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Some boomers plan to be entrepreneurs when they retire from full-time work.

For example, they plan to do consulting, set up a small photo or art studio, or start a small business, says Thomas Brueckner, president of Senior Financial Resources Inc., Nashua, N.H. That raises a question for financial advisorsnamely, what financial arrangements to recommend?

Say, for example, that a 54-year-old employed boomer has $70,000 in liquid assets and wants to start a photo studio at age 60.

In that case, Brueckner says, Id recommend he put $20,000 or so into short-term interest bearing instruments [T-Bills, CDs, etc.], and the remaining $50,000 into an equity index annuity.”

David M. Leber, president of Leber Financial Group Inc., Allentown, Pa., says he would recommend reverse dollar cost averaging. That is, gradually pull money out of traditional longer-term investments and put it into liquid holdings that the boomer can use when the time comes to make the move.

“Also, urge the boomer to start developing relationships with lenders,” he says.

Leber does not favor using deferred annuities for such boomers because the money is not liquid. As for immediate annuities, he says the interest rates are too low today to make them attractive.

But Brueckner says a deferred EIA, combined with the $20,000 liquid account, would be well- suited to many such boomers. Here is why:

–”The $20,000 in short-term interest bearing instruments creates the certainty that the assets will be there when needed, without being subject to market risk,” Brueckner says. The interest earnings will be low, he concedes, but the boomer can get to the money as needed, and in stages, if desired. And, if the funds remain untouched until the startup, the boomer knows the money, plus interest, is there.

–The $50,000 EIA gives the boomer the opportunity to earn market-linked interest over the next 6 years, plus the reassurance of knowing the earnings will not fall below the guaranteed minimum, says Brueckner. (The EIA chosen for this plan should allow 10% penalty-free withdrawals, he adds, so the boomer can make such withdrawals if needed to support the venture.) Another advantage of the EIA, he says, is that, since the boomer will be over age 59 when the new venture starts, the boomer will not need to pay the pre-age-59 tax penalty on such withdrawals. Finally, he says, the money that remains inside can keep on growing tax deferred.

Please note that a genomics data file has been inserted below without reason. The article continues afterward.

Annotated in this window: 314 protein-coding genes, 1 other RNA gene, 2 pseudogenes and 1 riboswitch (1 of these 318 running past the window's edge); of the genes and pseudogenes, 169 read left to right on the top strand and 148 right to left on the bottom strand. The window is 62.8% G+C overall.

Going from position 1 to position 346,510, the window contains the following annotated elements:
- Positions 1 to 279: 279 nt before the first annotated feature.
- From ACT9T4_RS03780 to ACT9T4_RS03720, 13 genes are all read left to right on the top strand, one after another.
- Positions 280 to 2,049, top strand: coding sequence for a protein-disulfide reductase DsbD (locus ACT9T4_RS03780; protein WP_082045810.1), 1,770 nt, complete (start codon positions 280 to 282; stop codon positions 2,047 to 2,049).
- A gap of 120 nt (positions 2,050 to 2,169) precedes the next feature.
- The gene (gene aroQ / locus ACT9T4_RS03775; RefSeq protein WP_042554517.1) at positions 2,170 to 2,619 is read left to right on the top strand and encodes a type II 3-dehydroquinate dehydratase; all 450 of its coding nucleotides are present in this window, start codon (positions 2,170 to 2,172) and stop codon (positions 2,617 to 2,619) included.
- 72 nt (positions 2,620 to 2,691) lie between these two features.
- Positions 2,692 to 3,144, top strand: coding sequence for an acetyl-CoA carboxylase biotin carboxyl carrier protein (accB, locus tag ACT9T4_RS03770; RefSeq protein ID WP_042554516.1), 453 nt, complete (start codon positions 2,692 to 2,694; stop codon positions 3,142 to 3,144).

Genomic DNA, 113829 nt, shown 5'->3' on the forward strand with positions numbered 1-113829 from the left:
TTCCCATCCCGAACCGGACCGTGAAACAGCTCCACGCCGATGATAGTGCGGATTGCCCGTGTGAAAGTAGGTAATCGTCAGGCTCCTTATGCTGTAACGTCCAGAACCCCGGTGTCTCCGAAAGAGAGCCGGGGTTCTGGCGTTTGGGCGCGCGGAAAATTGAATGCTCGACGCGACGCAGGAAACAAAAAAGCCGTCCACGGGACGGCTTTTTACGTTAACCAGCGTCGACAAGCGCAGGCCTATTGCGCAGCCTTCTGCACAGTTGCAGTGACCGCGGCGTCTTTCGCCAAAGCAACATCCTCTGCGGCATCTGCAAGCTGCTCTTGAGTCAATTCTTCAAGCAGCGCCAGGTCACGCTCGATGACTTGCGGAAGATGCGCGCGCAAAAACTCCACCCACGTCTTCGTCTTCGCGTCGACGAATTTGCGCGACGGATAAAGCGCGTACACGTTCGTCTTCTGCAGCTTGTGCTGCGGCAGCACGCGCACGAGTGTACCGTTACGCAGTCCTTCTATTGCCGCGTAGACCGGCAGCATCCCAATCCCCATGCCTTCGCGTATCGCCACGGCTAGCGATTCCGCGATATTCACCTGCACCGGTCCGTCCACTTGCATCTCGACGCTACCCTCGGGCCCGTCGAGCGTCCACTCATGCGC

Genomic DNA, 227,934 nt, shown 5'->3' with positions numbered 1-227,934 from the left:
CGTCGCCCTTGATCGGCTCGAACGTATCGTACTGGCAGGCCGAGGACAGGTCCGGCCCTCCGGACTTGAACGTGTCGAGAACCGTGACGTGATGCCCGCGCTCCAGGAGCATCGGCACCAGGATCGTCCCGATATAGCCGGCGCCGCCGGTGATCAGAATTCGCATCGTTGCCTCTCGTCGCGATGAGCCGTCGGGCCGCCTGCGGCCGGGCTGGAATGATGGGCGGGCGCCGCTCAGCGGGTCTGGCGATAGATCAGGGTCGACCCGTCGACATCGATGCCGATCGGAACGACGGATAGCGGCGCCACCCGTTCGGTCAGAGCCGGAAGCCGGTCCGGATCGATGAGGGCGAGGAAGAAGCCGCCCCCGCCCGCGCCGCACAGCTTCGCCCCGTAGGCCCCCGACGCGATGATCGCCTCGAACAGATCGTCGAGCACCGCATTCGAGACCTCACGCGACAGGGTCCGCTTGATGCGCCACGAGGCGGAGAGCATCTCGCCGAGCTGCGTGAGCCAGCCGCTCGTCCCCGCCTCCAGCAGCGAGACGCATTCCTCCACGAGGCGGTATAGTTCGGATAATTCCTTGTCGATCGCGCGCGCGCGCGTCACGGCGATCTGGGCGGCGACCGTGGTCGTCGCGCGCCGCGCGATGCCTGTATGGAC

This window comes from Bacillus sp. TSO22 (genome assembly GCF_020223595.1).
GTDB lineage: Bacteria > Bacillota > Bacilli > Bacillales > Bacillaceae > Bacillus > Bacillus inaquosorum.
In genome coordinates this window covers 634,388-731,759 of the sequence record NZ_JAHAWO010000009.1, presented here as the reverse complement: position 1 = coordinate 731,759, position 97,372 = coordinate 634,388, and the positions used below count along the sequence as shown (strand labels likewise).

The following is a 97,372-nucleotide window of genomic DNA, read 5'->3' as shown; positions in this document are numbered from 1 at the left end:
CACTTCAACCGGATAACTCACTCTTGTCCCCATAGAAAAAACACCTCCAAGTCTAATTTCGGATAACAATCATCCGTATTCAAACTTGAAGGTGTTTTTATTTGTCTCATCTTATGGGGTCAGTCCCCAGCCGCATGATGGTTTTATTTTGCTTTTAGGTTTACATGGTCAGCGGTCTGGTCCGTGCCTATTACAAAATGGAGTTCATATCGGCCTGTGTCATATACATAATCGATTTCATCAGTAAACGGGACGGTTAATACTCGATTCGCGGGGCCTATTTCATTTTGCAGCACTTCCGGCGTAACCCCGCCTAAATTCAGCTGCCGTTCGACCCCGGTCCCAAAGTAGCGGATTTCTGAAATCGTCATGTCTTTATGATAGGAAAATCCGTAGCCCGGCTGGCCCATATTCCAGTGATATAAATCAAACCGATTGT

“In this scenario, the $20,000 account will probably be enough to set up shop,” Brueckner adds. But having the other money in the EIA will provide important support.

Both advisors recommend against using stocks or bonds in these situations. Boomers who are starting up new ventures cant be exposed to that kind of risk, says Brueckner. “They do need and want growth that is above and beyond what CDs offer, but they cant afford to lose money. In addition, many have become very risk averse since the market downturn of the past 3 years.”

Leber has a mid-50s client who is now transitioning into owning several franchises after a career in the corporate world. “To make it happen, we are liquidating his mutual funds, keeping his assets fairly liquid and establishing relationships with lenders,” he says.

“Boomers cant wait until the last minute” to make such plans, he adds. They need to dollar cost average out of riskier investments and gradually build up liquidity.

Along the way, some might want to consider working with a psychologist to determine the type of work to consider and to review their lifestyle options.

“Most boomers will not enjoy the lifestyles they have come to expect,” Leber cautions. What they really need to do at this stage, he says, is “financial and lifestyle planning.”


Reproduced from National Underwriter Edition, May 21, 2004. Copyright 2004 by The National Underwriter Company in the serial publication. All rights reserved.Copyright in this article as an independent work may be held by the author.